The problem is not that employees can’t handle the truth; it’s that we don’t share the story with them. Employees typically have no idea how pay ranges are set, how salary offers are determined (admit it, recruitment staff, you probably don’t know much about this either!), so they have to make up a story to fill in the blanks. Employers, you need to be out in front of this. You need to tell your own narrative. Give your employees some credit. They can handle it. 

Creating a Level Playing Field

So let’s talk about that first step in transparency — sharing the salary range or minimum in your job posting. Knowing this information at the beginning of the process allows candidates to determine if this is a wage or range they can work with. That knowledge puts salary negotiation on a level playing field. It also allows the selection process to focus on the candidate’s skills and abilities without wondering whether the candidate will accept a position within the range. 

According to a 2015 Payscale article, job postings that include a salary range get 30% more applicants. There is not much research available as to the quality of the candidates; one can assume that these applicants are, at a minimum, within the salary expectations of the role. As a recruiter, you know this will save you time and help avoid that feeling of getting to the end of the selection process only to discover that your ideal candidate expects way more money? We’ve all been there, and it’s not fun.

Effect on Employee Engagement

Salary transparency will also help with overall employee engagement. Most employees struggle to understand the market value of their work and compensation. More than two-thirds of respondents to a 2017 PayScale survey of 930,000 people felt that their compensation was below market value. In actuality, 77% were paid at the market rate and 12% above it.

By creating open and transparent conversations around compensation packages, employers can help people understand where their salary fits within the market and be more satisfied not just with their pay but with their overall employment relationship.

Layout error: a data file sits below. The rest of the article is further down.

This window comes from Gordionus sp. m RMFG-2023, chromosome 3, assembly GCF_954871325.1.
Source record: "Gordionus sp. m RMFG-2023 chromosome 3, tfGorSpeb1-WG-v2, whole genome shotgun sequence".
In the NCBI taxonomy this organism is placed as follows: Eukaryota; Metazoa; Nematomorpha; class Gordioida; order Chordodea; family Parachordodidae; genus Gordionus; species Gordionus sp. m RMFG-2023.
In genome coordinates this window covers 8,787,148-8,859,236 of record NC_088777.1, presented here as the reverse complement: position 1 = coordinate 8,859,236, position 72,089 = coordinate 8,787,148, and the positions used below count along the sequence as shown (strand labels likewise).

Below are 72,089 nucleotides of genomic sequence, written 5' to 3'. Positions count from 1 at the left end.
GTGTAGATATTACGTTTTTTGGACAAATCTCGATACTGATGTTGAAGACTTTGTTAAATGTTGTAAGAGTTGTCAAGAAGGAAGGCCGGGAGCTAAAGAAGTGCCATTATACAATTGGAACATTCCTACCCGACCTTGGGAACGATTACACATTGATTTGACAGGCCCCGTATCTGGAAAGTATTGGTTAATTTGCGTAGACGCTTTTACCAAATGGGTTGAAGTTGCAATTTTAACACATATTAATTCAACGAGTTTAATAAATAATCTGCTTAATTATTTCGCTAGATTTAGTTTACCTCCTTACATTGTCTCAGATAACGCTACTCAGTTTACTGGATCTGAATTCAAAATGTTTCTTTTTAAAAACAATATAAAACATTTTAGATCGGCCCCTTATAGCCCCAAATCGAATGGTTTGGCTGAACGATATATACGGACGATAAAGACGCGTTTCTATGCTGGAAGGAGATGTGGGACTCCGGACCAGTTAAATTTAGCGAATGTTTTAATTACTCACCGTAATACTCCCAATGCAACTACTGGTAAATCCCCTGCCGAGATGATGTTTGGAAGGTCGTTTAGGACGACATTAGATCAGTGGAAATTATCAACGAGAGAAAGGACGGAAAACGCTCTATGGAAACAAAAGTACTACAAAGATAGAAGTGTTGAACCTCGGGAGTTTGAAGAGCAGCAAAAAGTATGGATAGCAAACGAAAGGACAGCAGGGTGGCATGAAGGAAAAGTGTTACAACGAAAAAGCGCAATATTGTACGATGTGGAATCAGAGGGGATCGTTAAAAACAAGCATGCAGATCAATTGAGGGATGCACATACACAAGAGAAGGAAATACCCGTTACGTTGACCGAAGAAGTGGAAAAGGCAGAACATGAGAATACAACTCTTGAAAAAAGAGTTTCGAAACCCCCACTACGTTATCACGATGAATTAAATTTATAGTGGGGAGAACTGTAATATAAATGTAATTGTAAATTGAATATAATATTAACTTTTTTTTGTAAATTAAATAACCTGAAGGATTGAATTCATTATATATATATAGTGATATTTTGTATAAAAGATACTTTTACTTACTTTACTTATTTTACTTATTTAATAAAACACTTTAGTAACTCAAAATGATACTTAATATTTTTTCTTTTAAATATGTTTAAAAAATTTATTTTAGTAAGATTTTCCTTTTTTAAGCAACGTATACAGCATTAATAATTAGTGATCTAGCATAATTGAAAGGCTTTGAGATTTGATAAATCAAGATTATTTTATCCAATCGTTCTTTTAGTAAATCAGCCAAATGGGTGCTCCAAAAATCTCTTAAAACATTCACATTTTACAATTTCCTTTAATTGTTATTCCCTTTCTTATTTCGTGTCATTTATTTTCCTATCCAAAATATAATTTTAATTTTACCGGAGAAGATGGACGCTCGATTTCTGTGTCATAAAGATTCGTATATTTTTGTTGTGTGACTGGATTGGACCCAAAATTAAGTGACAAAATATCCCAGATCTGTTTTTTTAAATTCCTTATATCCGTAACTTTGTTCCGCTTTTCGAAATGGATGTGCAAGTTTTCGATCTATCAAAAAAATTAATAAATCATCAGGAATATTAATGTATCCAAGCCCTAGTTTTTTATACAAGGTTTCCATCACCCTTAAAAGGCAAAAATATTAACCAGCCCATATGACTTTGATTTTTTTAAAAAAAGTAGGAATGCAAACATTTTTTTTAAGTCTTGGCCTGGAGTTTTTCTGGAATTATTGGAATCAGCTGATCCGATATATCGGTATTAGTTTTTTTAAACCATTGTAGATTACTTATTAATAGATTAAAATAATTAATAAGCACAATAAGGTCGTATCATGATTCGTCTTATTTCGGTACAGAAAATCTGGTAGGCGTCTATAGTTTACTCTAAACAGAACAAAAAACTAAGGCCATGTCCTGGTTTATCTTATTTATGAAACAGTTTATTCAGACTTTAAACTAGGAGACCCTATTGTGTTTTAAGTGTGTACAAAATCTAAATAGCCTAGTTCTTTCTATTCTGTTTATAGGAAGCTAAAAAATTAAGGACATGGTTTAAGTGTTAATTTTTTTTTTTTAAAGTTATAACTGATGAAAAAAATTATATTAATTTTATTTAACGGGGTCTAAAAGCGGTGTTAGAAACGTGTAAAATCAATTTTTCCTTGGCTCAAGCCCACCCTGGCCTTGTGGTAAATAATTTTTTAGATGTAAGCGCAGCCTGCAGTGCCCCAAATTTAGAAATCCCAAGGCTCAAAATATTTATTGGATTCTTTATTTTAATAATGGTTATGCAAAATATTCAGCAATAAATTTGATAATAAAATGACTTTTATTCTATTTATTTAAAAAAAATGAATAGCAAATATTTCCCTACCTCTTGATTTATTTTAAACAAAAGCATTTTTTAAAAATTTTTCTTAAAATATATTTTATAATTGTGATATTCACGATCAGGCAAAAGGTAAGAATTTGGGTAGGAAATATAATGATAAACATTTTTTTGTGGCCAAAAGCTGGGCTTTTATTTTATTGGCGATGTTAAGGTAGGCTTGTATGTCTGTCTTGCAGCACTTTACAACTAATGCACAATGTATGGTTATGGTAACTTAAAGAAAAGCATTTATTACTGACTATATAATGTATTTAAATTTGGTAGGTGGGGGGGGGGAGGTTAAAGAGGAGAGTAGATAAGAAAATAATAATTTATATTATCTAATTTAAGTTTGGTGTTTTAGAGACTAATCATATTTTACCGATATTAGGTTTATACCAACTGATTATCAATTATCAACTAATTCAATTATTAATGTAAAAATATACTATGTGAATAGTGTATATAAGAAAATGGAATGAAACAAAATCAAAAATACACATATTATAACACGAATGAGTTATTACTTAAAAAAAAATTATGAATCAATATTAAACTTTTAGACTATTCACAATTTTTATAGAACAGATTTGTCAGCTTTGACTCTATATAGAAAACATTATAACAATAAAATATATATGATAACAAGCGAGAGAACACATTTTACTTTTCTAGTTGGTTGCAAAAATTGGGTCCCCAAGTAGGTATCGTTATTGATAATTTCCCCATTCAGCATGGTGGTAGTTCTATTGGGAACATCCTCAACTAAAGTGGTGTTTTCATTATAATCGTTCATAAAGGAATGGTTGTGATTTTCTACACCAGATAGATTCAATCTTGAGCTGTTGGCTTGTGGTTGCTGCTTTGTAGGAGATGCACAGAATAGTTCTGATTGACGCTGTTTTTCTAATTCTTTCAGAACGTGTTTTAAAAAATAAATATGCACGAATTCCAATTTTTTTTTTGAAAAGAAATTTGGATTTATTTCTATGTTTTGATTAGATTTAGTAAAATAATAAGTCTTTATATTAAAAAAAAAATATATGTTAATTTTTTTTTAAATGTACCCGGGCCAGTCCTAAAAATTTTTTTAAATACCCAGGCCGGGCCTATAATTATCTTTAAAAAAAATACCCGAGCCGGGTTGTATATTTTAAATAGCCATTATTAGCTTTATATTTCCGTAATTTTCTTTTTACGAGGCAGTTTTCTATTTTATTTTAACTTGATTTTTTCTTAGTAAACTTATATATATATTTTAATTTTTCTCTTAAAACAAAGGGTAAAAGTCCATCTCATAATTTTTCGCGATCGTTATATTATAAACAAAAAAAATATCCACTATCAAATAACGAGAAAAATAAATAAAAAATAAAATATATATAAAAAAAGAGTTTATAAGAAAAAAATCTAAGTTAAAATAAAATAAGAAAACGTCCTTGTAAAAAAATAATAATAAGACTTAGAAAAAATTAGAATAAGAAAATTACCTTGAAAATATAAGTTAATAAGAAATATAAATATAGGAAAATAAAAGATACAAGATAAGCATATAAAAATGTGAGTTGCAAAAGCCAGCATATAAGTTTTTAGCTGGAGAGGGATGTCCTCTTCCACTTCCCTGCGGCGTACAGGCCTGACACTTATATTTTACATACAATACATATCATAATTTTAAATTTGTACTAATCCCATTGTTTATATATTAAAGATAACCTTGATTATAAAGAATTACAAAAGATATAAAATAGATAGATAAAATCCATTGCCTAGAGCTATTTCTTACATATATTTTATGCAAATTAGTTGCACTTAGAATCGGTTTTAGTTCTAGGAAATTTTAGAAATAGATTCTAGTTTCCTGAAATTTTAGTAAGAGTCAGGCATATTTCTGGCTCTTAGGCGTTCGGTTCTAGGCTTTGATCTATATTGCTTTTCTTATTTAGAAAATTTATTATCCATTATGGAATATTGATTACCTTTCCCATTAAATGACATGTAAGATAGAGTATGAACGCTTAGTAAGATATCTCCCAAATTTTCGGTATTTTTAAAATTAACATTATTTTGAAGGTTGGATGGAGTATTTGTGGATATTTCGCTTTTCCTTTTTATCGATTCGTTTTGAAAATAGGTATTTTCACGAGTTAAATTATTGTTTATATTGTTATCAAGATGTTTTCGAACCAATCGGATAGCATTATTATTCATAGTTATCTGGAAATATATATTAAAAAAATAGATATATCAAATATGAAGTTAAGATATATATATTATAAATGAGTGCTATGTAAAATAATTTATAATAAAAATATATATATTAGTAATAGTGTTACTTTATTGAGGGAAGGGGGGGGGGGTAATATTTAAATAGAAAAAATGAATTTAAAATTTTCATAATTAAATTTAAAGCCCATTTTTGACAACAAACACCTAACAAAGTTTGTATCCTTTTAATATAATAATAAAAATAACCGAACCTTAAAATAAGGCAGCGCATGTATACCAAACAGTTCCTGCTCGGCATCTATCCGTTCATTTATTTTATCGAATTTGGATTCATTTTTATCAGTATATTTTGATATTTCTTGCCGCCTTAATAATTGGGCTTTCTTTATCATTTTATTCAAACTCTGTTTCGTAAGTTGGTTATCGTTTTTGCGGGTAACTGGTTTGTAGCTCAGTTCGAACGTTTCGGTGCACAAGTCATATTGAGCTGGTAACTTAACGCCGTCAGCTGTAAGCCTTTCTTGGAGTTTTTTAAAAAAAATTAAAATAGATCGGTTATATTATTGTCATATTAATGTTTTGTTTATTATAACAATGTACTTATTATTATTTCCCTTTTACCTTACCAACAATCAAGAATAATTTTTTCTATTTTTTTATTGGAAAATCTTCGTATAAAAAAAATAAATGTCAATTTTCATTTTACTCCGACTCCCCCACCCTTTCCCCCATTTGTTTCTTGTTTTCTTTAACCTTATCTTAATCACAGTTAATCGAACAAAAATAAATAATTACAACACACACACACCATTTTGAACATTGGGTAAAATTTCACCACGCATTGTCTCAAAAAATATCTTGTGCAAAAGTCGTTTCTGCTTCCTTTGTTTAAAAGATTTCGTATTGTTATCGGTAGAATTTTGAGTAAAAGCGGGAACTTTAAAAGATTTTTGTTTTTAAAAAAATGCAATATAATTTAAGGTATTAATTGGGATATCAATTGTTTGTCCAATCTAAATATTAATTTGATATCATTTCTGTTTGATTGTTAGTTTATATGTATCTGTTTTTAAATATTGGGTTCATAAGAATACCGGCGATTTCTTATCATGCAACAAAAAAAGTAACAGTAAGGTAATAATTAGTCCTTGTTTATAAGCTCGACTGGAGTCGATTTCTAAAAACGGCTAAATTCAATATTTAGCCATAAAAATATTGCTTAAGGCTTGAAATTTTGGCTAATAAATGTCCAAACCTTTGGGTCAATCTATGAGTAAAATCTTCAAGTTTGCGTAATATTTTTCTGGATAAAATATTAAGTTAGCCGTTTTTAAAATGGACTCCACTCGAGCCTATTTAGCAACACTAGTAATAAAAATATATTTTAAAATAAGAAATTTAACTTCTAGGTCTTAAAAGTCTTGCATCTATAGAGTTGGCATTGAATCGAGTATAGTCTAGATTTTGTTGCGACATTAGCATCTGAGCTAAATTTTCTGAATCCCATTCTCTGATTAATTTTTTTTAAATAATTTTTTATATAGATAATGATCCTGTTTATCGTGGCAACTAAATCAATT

Meanwhile, a Payscale report found that how much employees are paid relative to the market for their position matters relatively little in terms of employee satisfaction. What does matter is how they feel about how they’re paid, which has 5.4 times as much impact. By taking charge of the narrative around the compensation policy, you can brand it and influence employee perceptions of their total rewards package. 

How to Own the Process

Part of owning the narrative around compensation is ensuring that TA professionals and hiring managers are able to properly share the information in a way that creates a level of trust and understanding with candidates. So:

  • Arm your TA people with information on your salary policy and talking points for your compensation philosophy.
  • Create a concise document to give to candidates so they can evaluate your entire compensation package, including benefits (and please, start sharing more of this information from the beginning).
  • Reference compensation throughout the selection process. It can be as simple as a reminder of the salary range or even an estimate of where an offer might fall. Then confirm that the candidate is still on board with that number. 

Will this be awkward? At first, most likely. But you will get used to it and word will get out that you actually share salary information, which will likely help with employer branding, streamlining your process, and creating a more positive candidate experience.

As TA professionals, we are in the position to change the taboos around salary and work. No one who applies for a job with your company wants to work for free. We need to stop pretending that candidates have totally altruistic reasons for wanting to work for you. Stop taking points away from candidates who ask about salary. Better yet, be the person to bring it up. Put it in your job posting. Help candidates through the salary process. Communicate with them. Own your process.